SEA-LNG has conducted new analysis of the green LNG bunkering market which shows that bio-LNG is available today in almost 70 ports worldwide, including in Singapore, Rotterdam and the US east-coast. The data on the expanded availability of bio-LNG as a marine fuel is revealed in the coalition’s update to its online Bunker Navigator tool, which provides information on the bunker availability of fuels in the LNG pathway worldwide.
Annual production of biomethane, from which bio-LNG is produced, is currently around 30m tons or around 10% of shipping’s total annual energy demand.
The current global fleet of 355 LNG-fueled vessels, excluding LNG carriers, are all capable of using bio-LNG as drop-in fuel without any modification. Bio-LNG can also be transported, stored and bunkered in ports using the existing LNG infrastructure, which provides a route to further expansion of its availability in coming years.
In general, the use of bio-LNG as a marine fuel can reduce GHG emissions by up to 80% compared to marine diesel on a full well-to-wake basis. Depending on the method of production, bio-LNG can have net-zero or even net-negative GHG emissions on a lifecycle basis, creating immediate opportunities for vessel operators to cut GHG emissions and offering a sustainable route to decarbonization by 2050.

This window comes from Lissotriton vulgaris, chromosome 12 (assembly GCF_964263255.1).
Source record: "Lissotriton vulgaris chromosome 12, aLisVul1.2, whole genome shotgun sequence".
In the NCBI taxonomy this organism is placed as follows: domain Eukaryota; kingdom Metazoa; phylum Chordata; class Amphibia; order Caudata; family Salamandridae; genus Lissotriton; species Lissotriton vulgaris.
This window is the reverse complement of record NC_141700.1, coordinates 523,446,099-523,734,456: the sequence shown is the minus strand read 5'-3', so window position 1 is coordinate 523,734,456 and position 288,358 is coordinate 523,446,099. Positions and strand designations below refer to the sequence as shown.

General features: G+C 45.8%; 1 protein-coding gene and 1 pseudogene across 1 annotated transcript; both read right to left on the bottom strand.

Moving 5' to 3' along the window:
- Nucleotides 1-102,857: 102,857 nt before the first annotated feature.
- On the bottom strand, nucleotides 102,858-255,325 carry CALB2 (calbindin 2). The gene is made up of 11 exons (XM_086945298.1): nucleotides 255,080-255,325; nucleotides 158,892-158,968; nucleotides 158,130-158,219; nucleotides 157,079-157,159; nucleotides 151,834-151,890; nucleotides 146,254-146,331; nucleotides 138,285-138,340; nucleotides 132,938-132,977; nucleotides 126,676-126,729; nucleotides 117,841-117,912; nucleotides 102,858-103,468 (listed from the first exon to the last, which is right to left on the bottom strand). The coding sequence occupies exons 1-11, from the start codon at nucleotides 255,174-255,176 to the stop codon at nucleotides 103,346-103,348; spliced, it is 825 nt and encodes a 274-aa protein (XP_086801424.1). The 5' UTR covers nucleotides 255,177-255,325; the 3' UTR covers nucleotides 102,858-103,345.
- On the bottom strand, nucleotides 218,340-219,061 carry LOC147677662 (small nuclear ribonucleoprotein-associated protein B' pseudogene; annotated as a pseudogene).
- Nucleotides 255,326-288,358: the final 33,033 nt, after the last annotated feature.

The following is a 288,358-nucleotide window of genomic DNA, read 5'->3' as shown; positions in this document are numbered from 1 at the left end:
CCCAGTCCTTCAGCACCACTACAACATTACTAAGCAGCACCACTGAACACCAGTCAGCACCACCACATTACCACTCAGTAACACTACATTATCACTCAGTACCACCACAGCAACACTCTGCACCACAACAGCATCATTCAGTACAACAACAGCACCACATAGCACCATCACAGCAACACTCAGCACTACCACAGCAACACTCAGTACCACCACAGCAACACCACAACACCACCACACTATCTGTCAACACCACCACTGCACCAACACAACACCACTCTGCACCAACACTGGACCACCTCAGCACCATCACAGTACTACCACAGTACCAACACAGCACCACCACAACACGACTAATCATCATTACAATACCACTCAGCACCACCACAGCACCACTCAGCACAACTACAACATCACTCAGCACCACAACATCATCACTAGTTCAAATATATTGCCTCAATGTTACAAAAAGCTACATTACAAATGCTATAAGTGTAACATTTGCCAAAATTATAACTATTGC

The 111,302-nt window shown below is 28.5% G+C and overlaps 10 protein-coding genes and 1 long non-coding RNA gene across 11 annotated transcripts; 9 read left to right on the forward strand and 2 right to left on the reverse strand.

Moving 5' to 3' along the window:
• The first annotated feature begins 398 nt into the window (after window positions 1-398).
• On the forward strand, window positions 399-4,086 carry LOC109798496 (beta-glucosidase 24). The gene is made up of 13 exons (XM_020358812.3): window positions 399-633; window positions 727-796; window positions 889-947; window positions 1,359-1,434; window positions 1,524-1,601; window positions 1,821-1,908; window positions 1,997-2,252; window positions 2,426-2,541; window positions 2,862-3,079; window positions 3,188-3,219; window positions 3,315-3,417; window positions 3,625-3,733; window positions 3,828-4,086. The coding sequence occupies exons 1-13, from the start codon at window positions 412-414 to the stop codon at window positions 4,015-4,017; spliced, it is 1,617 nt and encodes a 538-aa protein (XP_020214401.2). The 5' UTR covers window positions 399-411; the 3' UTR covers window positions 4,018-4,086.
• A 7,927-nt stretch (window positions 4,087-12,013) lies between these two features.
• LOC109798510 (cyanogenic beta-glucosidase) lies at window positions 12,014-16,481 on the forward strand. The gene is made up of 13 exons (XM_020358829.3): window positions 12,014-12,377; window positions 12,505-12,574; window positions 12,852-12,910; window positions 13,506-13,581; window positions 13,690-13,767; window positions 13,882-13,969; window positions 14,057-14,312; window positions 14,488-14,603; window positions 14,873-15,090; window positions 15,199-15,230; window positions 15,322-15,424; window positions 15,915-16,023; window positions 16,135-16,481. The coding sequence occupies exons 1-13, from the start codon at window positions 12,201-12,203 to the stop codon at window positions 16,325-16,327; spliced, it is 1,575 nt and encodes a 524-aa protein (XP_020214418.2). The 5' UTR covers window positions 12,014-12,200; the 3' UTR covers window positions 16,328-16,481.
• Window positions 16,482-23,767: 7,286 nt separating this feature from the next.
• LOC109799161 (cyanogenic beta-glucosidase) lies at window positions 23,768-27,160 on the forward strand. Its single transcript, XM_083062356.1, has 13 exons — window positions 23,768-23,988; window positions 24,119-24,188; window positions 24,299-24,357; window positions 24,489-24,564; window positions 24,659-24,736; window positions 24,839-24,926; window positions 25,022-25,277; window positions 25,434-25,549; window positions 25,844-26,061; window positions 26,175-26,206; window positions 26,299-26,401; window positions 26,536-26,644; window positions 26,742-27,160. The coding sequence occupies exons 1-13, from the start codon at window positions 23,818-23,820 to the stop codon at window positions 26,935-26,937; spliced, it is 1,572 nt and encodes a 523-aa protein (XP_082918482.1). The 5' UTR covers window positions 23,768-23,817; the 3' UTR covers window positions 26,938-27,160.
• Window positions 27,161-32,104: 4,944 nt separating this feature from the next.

In October 2022, analysis by a team at the Nanyang Technological University’s Maritime Energy and Sustainable Development Centre of Excellence (MESD) which asked practical questions about bio-LNG emissions, availability and cost showed a huge global potential for the expansion of biomethane production of up to 20 times current production levels by 2050. Accounting for demand for other sectors, MESD forecast that bio-LNG as a marine fuel could be available in sufficient quantity to fully decarbonize approximately 13% of the global shipping fleet in 2050.
“The fact that bio-LNG is commercially available now and being used as a drop-in marine fuel by operators in Europe, North America and Asia, demonstrates the sustained contribution that the LNG pathway can make to decarbonizing our industry, starting today. Climate change is a stock and flow problem, the longer our industry waits to start using low-carbon fuels, the tougher the decarbonization challenge will be,” said Adi Aggarwal, General Manager of SEA-LNG.
More information on the bunkering availability of LNG, bio-LNG and e-LNG, and the development of LNG bunkering infrastructure worldwide can be found at SEA-LNG’s bunker navigator tool.